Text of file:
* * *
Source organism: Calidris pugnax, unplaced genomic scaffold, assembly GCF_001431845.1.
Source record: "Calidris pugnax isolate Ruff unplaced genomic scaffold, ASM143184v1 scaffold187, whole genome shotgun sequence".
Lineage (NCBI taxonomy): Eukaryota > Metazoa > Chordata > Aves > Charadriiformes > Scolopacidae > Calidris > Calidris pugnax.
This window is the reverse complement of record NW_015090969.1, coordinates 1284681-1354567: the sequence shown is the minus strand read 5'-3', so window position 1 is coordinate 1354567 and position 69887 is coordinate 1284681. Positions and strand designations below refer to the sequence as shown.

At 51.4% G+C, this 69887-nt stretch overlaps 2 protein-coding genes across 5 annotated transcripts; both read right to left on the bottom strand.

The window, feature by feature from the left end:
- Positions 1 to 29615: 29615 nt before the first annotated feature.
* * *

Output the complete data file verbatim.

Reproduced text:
Source organism: Calidris pugnax, unplaced genomic scaffold, assembly GCF_001431845.1.
Source record: "Calidris pugnax isolate Ruff unplaced genomic scaffold, ASM143184v1 scaffold187, whole genome shotgun sequence".
Lineage (NCBI taxonomy): Eukaryota > Metazoa > Chordata > Aves > Charadriiformes > Scolopacidae > Calidris > Calidris pugnax.
This window is the reverse complement of record NW_015090969.1, coordinates 1284681-1354567: the sequence shown is the minus strand read 5'-3', so window position 1 is coordinate 1354567 and position 69887 is coordinate 1284681. Positions and strand designations below refer to the sequence as shown.

At 51.4% G+C, this 69887-nt stretch overlaps 2 protein-coding genes across 5 annotated transcripts; both read right to left on the bottom strand.

The window, feature by feature from the left end:
- Positions 1 to 29615: 29615 nt before the first annotated feature.